Say The Word serves as the calm after two brutal storms of chaos and anger thrown upon you by Local H. The soft acoustic melody starts off sounding more like something Scott Lucas and the Married Men would perform versus a song on a Local H record, Say The Word is a much needed brief glimmer of hope that slowly builds into Cold and Mannered. A slightly murkier version of Cold Manor, the brief number once again reminds you that we are simply running in place and believing their lies until we die.
Where the first half of Hallelujah! focuses on the struggle of living the lie that is the American Dream, the second half takes aim at just how out of our minds this has made all of us. Feed A Fever is designed to get stuck in your head much like the fear fed to us from the 24 hour cable news cycle while Here Come Ol’ Laptop takes that classic bass pick up implanted into the guitar Local H sound and mixes it with horns reminiscent of the band Chicago.
I don’t know if Local H will make many friends with the borderline insulting country flavored Look Whose Walking On All Four Legs Again, but the fact is they are dead on when they declare that we are all nothing more than a bunch of dogs down on our hands and knees trying to adapt to a life where we have been downsized from scraps to crumbs. While Ruling Kind takes a non-partisan look at kicking inefficient politicians to the curb, the song it slowly evolves into is anything but fair and balanced. As Lucas repeatedly sings Limit Your Change over chugging riffs and distant horn squeals, audio snippets from the likes of Bill O’Reilly, Sarah Palin and Mitt Romney serve as a reminder that these individuals are stuck in a destructive pattern of destroying the nation they claim to love. For as frustrating as it is to hear Caribou Barbie wish Ronald Reagan a happy birthday, it’s far more devastating to think that we could very well elect an individual who takes great joy in firing people to rule our nation for the next four years.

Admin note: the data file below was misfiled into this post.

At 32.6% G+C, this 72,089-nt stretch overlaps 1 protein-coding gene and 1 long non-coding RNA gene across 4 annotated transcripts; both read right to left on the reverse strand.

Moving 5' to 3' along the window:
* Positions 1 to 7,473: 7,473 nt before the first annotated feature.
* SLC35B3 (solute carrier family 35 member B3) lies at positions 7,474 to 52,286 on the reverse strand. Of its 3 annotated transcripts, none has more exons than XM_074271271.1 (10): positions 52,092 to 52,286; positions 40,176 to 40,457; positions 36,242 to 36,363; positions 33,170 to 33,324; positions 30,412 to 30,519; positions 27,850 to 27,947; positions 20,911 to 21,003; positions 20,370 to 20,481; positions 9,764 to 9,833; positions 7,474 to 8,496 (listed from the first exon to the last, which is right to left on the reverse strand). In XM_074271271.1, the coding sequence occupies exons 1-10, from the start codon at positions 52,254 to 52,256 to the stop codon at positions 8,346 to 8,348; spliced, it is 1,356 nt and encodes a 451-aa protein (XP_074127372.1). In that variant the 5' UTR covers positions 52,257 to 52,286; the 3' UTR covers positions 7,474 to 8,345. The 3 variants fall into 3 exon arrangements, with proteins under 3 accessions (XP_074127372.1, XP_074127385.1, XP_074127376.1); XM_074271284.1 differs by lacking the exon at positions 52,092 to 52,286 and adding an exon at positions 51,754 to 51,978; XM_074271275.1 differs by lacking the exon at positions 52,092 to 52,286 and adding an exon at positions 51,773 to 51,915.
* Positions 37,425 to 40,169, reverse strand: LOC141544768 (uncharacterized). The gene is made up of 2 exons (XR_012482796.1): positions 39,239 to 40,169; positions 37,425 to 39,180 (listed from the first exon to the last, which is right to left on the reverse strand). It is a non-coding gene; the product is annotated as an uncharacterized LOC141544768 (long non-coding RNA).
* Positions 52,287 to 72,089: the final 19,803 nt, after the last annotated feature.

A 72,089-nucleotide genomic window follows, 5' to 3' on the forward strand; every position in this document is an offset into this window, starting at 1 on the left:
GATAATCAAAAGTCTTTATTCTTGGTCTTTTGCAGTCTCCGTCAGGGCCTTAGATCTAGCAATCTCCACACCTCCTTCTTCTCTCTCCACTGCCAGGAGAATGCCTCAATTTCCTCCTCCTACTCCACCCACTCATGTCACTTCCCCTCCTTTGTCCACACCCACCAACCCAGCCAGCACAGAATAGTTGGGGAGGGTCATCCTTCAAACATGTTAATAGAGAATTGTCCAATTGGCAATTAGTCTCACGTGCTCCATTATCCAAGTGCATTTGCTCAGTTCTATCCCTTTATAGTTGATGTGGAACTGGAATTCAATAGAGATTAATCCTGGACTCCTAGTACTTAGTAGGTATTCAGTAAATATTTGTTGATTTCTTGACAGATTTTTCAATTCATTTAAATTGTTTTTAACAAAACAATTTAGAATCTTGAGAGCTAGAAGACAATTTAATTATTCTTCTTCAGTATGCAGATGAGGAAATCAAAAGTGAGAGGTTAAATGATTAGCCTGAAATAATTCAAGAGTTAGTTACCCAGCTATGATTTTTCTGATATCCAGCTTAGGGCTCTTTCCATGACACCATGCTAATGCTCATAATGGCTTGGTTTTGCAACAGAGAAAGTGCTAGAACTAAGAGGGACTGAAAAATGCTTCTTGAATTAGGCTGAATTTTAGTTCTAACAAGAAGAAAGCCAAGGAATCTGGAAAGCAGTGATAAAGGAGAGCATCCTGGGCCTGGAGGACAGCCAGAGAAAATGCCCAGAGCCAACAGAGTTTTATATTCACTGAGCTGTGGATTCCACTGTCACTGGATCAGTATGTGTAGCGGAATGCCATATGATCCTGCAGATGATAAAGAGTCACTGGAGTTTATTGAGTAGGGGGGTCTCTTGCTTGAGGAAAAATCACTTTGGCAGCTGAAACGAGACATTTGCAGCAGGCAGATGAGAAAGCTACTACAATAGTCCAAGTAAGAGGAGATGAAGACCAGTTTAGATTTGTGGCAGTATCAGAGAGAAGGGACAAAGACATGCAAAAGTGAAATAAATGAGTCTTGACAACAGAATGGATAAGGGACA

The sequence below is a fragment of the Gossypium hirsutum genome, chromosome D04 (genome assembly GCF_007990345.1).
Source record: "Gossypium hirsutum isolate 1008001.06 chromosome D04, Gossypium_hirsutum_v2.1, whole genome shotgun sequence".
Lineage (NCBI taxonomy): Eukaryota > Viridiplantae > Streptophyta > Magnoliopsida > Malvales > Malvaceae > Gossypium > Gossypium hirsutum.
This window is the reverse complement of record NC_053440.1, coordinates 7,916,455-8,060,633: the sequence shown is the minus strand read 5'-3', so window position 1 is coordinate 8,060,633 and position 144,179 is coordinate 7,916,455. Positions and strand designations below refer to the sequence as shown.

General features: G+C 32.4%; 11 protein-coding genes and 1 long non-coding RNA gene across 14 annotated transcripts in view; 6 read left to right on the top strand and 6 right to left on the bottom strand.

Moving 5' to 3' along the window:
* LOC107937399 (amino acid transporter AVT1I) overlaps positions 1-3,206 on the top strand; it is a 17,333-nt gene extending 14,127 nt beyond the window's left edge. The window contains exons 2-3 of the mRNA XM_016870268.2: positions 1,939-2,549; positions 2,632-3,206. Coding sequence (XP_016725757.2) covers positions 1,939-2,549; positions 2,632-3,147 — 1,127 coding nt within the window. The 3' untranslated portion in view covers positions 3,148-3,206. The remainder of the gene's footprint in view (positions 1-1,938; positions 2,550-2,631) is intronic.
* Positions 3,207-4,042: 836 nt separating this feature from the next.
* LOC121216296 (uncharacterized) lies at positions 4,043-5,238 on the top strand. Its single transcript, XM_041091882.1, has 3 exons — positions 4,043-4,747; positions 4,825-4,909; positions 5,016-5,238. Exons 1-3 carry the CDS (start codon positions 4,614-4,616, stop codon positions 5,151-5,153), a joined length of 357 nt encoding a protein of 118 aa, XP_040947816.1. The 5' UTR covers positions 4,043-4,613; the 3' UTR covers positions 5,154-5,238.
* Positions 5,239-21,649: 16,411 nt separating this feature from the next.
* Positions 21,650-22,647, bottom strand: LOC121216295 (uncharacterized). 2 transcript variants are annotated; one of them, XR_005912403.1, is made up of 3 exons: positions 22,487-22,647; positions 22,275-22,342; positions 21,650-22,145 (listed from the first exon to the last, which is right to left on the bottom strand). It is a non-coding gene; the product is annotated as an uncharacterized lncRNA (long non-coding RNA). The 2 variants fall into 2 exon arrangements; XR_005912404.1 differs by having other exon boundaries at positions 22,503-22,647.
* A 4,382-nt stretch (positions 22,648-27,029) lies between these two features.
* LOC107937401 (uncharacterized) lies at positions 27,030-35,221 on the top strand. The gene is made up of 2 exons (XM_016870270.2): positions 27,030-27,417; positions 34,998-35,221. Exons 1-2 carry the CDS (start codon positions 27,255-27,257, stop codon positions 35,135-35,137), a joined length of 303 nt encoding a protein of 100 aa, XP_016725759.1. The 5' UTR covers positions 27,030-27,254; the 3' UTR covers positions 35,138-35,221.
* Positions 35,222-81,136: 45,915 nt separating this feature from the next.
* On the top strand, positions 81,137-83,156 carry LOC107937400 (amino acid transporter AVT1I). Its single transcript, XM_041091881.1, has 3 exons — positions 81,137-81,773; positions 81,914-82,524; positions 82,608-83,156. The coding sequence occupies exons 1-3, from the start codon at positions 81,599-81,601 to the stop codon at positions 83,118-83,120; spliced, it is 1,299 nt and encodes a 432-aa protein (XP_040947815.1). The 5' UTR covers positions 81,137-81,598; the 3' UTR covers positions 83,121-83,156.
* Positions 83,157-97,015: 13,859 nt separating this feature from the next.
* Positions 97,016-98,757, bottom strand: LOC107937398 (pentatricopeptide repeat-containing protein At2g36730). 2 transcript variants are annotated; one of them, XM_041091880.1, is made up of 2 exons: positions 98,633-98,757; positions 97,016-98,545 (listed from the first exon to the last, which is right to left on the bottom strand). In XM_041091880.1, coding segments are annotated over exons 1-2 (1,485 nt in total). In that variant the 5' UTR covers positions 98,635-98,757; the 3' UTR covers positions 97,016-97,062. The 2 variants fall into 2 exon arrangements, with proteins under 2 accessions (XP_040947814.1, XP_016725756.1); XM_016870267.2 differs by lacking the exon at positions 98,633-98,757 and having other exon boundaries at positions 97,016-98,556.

Taking further aim at those who hate our black, allegedly Muslim president from Kenya, Paddy Considine features a Peter Gunn inspired riff while mocking the middle age male who loves Fox News and just can’t wrap his head around the fact that the “white man” no longer has a say in American today.
The album begins to wrap with Sad History. The slow and somber song plays like the relationship between two broken lovers who keep repeating the same mistake. Taken out of context one could very well think it’s about a man and a woman and not a patriot and his country. Despite the bleak and depressing picture that has been painted for nearly 90 minutes, the roaring build up of Sad History is what we felt four years ago. It’s the moment of hope that we can still turn this around and make what is so damaged and so broken proud and strong and healthy once again.
Much like the vicious cycle of politics in America, Hallelujah! I’m A Bum leaves you right back where you started in the first place. Waves Again is a harder rocking version of the album’s opening song with the additional lines of stock market crashes and Superman saying Yes We Can added in to throw some more salt on the open wounds of a nation.
With Hallelujah! Local H has successfully done what both Romney and Obama failed to do at their recent conventions: they don’t just tell you how fucked we are, they make you feel it over and over again. You can feel the struggle of the middle class, the hopelessness of knowing that neither party cares for the ones who elect them into power and the overwhelming fact that we have grown so far apart as a nation that it’s going to take more than a miracle to bring us back together. While many of the ideas found on the record may lean more left than right, the fact is America has become one giant bad joke that is destined to repeat itself time and time again rather than learning from the mistakes of the past. In a day and age where great politically charged bands like Pearl Jam, Bad Religion and Rage Against The Machine lie dormant, Local H has made a stellar soundtrack that truly represents the great struggles of our time. When that trickle-down cash finally hits your wallet, make sure you pick this album up as an impulse item when you clog the aisles of your local box store.
Reviews published prior to February 23, 2015 used a 1-5 star rating system.